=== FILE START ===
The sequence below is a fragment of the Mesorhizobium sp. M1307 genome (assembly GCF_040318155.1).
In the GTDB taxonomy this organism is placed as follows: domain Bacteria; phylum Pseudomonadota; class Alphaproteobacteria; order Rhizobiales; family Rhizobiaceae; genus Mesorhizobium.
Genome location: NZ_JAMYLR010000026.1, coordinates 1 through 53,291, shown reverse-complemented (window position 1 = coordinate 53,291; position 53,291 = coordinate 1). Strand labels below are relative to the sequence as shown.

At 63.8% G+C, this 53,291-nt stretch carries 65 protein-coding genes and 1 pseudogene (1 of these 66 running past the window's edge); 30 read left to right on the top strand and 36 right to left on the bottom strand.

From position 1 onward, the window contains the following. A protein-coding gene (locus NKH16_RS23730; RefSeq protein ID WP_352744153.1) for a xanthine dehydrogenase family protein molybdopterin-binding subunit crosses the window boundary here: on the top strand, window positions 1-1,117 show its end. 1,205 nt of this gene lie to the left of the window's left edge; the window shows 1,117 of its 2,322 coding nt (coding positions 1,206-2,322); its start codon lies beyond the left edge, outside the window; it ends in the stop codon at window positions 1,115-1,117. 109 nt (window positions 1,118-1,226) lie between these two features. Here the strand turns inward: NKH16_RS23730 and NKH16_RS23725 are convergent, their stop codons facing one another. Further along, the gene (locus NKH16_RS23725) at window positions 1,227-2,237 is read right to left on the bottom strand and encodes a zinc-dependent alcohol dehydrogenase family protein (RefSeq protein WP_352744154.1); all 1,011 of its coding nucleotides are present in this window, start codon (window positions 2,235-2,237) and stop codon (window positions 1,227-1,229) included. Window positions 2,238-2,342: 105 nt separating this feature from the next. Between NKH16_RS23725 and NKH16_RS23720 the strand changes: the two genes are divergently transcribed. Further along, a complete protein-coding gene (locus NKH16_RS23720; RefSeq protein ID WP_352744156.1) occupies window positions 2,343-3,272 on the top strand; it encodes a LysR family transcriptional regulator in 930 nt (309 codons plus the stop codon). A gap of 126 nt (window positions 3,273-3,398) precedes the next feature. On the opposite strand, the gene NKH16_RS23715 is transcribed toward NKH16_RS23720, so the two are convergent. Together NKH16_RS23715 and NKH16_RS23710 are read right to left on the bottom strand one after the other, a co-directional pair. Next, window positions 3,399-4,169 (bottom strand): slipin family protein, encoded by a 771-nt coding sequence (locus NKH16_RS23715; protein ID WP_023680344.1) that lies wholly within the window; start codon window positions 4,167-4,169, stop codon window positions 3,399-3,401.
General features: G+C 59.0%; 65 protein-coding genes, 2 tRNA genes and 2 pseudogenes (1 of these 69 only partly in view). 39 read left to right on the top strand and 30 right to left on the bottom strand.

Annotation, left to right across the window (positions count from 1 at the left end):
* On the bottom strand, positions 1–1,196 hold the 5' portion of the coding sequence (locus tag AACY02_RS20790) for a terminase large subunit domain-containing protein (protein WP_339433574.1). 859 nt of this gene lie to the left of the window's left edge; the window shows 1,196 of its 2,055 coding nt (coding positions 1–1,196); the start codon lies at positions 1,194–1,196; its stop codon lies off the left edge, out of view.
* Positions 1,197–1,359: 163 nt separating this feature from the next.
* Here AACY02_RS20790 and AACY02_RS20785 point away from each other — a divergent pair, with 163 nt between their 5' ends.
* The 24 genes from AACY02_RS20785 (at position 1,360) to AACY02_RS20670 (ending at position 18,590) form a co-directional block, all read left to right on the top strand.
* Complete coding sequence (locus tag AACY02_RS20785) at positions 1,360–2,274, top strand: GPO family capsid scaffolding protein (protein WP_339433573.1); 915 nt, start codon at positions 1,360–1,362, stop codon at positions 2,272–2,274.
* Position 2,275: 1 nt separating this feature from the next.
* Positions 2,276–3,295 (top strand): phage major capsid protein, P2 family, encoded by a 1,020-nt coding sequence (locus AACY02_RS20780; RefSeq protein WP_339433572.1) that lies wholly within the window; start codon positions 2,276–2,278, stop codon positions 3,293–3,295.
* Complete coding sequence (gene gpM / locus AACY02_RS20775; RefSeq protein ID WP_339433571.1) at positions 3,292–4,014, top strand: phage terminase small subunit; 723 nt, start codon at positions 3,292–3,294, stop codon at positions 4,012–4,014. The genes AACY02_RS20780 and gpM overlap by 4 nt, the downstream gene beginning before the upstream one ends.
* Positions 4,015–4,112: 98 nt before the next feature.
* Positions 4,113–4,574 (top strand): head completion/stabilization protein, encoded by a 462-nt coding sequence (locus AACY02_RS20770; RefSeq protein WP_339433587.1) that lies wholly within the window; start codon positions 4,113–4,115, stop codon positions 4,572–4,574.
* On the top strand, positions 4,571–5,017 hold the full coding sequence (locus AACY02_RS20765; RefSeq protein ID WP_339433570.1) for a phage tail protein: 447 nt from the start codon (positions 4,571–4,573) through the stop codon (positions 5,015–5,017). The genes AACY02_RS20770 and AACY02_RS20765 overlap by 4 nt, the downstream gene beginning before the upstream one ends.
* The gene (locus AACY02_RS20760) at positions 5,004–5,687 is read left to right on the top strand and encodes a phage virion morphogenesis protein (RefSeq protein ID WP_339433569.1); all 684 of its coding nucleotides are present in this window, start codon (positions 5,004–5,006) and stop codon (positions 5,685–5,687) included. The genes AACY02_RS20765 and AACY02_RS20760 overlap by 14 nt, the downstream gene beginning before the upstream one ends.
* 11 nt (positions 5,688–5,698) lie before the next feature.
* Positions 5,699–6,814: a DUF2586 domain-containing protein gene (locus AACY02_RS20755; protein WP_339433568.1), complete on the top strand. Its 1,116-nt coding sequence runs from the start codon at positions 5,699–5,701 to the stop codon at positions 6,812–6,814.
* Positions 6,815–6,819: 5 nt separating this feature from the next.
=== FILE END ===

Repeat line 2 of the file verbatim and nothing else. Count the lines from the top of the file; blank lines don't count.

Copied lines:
In the GTDB taxonomy this organism is placed as follows: domain Bacteria; phylum Pseudomonadota; class Alphaproteobacteria; order Rhizobiales; family Rhizobiaceae; genus Mesorhizobium.